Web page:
The Unsung Heroes of Pakistan Army by: Ali Faraz Haque (Pakistan Army Officer)
Disclaimer: The ideas and thoughts penned down by the author are his own beliefs and ideas. Readers are free to add and comment. All constructive criticism is welcome.
My mammon, often tells us an incident which happened when he was a young Captain in the Army Signal Corps and was posted at a high altitude post in the northern areas of Pakistan. He tells that one day he and his troops were sitting in the igloo listening to a programe that used to air from the national radio station Islamabad. One soldier was peeling potatoes for dinner, another one was reading a letter he had received a few days back maybe the hundredth time and two were lying down in their sleeping bags trying to rest as sleep was usually the last thing in their minds. They had numbed themselves with the memories of their homes and families.
It was a programe in which listeners used to call in and asked for their requests to be played along with a small message. After a few calls, he recounts, that the announcer started reading a letter which was probably sent by some soldier’s wife or relative. The letter read that the writer wanted to dedicate a song to a young soldier who had gone to war and was sitting somewhere far away from his home unable to call back as the telecommunication network in Pakistan was not very well spread at that time. The writer said that he wanted this song to go out to this soldier whom all his friends and family missed dearly.
The announcer, without missing a beat added “and we will play this song for your friend and for all our brothers in arms who we don’t know where they are at this very moment, sitting in God knows what conditions away from their families only so that we all can sit safe and sound enjoying the warmth of our homes as well as of our families and for that we owe them our gratitude” and with that Amanat Ali’s voice came up with the song “Aye watan pyare watan” (O’ my home, my beloved motherland)
The reception was weak, the voice quality poor, with each passing moment, the temperature kept falling and falling, but the fire that song lit in the hearts and souls of those few men who sat cramped in that one little igloo in a snow covered wasteland, blazed, and blazed harder with each passing verse the singer sang. No one said a word, the soldier peeling potatoes kept peeling one after the other, the one reading the letter finished it and crept into his sleeping bag, one who was lying in the sleeping bag earlier got up and started getting ready as his shift of the duty was about to begin, and mammon kept smoking and listening to the song. The only thing that changed, were the thoughts. As the rhythm became steady so did the heart beats, the thoughts cleared and everyone’s thoughts, love, spirits and ambitions became focused on one point, on one singular aim, on one unified goal. These men had a great responsibility on their shoulders, the responsibility of guarding the land which had given them an identity, a sense of belonging and a respectable life. They were guarding their country, they were guarding their homeland.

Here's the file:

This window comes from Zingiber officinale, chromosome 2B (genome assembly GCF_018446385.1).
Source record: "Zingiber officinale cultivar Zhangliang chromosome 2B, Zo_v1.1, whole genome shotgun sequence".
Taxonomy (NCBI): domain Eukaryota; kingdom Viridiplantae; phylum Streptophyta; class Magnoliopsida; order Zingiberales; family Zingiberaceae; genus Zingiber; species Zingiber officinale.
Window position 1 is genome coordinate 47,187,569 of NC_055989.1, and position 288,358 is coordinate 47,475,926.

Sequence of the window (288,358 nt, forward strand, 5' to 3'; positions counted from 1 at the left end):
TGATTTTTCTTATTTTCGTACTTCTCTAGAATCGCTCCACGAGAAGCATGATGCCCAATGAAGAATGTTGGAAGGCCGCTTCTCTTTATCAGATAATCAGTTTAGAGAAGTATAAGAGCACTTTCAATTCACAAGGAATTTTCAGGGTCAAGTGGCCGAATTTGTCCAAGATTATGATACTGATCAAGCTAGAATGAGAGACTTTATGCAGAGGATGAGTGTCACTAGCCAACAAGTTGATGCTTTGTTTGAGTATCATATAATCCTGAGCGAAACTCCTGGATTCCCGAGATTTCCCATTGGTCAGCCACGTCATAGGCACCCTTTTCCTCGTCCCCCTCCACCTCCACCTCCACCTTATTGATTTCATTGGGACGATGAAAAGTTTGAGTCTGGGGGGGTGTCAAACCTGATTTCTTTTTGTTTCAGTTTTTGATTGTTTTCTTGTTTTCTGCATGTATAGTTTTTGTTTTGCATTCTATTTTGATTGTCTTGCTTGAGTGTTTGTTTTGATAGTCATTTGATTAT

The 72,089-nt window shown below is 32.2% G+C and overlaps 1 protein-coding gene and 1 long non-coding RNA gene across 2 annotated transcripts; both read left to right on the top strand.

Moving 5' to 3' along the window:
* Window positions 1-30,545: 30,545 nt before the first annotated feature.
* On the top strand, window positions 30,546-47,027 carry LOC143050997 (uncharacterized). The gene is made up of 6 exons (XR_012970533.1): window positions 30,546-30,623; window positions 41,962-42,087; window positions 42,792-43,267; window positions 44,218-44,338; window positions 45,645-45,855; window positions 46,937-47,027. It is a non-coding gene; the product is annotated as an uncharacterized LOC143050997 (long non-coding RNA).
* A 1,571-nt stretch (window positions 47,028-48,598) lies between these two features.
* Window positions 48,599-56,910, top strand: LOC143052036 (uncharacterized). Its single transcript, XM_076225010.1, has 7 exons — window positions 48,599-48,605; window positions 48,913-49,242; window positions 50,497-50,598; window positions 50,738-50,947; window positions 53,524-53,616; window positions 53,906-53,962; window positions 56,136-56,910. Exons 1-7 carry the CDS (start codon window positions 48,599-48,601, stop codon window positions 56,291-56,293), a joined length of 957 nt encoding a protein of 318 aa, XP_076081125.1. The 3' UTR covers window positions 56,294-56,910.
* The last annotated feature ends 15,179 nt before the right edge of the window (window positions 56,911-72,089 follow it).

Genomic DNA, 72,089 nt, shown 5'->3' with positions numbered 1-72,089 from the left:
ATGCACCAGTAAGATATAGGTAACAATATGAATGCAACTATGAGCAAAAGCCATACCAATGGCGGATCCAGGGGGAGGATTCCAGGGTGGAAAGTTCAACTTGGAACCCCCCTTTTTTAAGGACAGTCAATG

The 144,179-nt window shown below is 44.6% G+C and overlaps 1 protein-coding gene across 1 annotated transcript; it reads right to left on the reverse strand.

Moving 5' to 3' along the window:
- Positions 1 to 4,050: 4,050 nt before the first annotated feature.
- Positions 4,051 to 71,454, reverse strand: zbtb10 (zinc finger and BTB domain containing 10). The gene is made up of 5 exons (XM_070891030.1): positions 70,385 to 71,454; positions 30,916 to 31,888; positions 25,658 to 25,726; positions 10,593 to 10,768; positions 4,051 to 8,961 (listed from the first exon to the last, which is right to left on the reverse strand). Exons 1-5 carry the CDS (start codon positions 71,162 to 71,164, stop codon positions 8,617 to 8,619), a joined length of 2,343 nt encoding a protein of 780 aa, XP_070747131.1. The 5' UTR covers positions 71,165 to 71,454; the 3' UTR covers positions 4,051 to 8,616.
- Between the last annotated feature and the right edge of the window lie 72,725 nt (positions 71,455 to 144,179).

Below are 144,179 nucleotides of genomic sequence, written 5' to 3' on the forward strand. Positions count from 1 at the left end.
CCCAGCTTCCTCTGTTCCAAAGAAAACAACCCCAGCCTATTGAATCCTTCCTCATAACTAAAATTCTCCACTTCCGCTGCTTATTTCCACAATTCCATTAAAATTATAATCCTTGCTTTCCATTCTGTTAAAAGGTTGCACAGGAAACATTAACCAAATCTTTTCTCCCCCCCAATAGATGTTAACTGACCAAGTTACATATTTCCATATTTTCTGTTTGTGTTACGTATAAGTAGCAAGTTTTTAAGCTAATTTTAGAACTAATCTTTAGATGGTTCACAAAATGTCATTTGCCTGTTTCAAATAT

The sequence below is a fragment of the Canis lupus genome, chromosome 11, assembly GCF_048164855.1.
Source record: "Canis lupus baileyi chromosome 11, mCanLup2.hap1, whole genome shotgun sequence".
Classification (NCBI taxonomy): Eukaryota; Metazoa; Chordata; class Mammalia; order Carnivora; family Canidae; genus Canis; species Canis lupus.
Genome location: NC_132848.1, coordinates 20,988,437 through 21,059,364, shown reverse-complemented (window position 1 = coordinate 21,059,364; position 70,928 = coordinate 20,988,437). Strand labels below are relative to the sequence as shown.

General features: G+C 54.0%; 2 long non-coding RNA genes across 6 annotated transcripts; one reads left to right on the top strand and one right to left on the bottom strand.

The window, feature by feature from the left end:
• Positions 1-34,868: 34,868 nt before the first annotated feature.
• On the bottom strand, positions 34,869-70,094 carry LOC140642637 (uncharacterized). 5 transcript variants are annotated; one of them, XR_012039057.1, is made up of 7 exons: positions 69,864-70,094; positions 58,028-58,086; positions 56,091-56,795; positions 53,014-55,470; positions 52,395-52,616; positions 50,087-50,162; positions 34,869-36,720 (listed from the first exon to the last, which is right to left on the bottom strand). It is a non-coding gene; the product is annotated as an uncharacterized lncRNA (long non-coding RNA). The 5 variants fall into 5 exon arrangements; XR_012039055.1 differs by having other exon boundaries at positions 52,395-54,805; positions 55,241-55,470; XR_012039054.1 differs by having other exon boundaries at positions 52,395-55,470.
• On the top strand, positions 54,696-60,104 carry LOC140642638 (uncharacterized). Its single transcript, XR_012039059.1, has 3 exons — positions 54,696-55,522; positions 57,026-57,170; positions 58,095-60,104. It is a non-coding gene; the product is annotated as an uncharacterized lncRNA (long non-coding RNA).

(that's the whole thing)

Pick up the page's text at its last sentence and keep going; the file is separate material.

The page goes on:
This incident had left a deep impact on me since the first time I heard it. Although I never wanted to join the army and it was more of an only option than a choice, yet, today when I sit in my bunker at night and think of this incident. I always end up mist eyed. Today, to many of my fellow citizens of Pakistan it is just a piece of land where they were born and raised. But to a soldier, this piece of land means much more than what my words can ever explain. For us soldiers, this land is sacred in every meaning of the word. Its soil is dearer to us as our mother’s lap, its winds no matter how cold or how warm they are, they remind us of our mother’s caress, its fragrances, its diversity, its terrain, everything, reminds us of our home and of our mothers. To us soldiers, Pakistan is not only a country, it is our determination to look the enemy in the eye and stand our ground, our will to fight till our last drop of blood for its every inch and for us it is the courage to face an enemy seven times stronger than us, with such valor that he dares not set an evil glance on our borders.
A country where mothers, wives and sisters, happily send off their sons, husbands and brothers to fight for their homeland and pray that they embrace death before dishonor, a country where when a son’s coffin comes home wrapped in the crescent the mother’s eyes swell with tears of thankfulness to the Almighty that her son has died a death of a martyr, a country where the death of a soldier doesn’t lowers the spirits of the nation but breaths new life into it. We, the sons of the soil fight for it till our last breath, as its’ our heritage, our spirit, our pride.
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